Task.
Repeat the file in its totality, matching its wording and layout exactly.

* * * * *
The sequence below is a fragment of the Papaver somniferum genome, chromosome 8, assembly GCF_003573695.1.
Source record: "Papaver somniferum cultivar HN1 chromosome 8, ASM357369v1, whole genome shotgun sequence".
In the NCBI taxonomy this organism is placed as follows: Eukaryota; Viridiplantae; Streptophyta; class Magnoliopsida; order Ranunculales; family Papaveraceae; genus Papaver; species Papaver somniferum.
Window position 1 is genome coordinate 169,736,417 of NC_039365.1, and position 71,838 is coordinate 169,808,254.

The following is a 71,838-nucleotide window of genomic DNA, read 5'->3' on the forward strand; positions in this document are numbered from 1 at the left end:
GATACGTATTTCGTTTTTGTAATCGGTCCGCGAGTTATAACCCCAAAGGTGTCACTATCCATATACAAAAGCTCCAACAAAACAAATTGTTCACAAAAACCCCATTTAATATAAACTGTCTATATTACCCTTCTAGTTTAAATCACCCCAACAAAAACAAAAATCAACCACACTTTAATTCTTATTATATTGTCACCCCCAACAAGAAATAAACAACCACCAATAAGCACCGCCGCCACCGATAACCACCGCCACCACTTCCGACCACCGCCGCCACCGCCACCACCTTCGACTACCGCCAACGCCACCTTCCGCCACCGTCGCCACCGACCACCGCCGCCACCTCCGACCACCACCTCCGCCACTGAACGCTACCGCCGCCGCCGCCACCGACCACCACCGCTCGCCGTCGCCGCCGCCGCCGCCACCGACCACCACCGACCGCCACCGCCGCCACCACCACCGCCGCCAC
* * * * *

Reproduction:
The sequence below is a fragment of the Papaver somniferum genome, chromosome 8, assembly GCF_003573695.1.
Source record: "Papaver somniferum cultivar HN1 chromosome 8, ASM357369v1, whole genome shotgun sequence".
In the NCBI taxonomy this organism is placed as follows: Eukaryota; Viridiplantae; Streptophyta; class Magnoliopsida; order Ranunculales; family Papaveraceae; genus Papaver; species Papaver somniferum.
Window position 1 is genome coordinate 169,736,417 of NC_039365.1, and position 71,838 is coordinate 169,808,254.

The following is a 71,838-nucleotide window of genomic DNA, read 5'->3' on the forward strand; positions in this document are numbered from 1 at the left end:
GATACGTATTTCGTTTTTGTAATCGGTCCGCGAGTTATAACCCCAAAGGTGTCACTATCCATATACAAAAGCTCCAACAAAACAAATTGTTCACAAAAACCCCATTTAATATAAACTGTCTATATTACCCTTCTAGTTTAAATCACCCCAACAAAAACAAAAATCAACCACACTTTAATTCTTATTATATTGTCACCCCCAACAAGAAATAAACAACCACCAATAAGCACCGCCGCCACCGATAACCACCGCCACCACTTCCGACCACCGCCGCCACCGCCACCACCTTCGACTACCGCCAACGCCACCTTCCGCCACCGTCGCCACCGACCACCGCCGCCACCTCCGACCACCACCTCCGCCACTGAACGCTACCGCCGCCGCCGCCACCGACCACCACCGCTCGCCGTCGCCGCCGCCGCCGCCACCGACCACCACCGACCGCCACCGCCGCCACCACCACCGCCGCCAC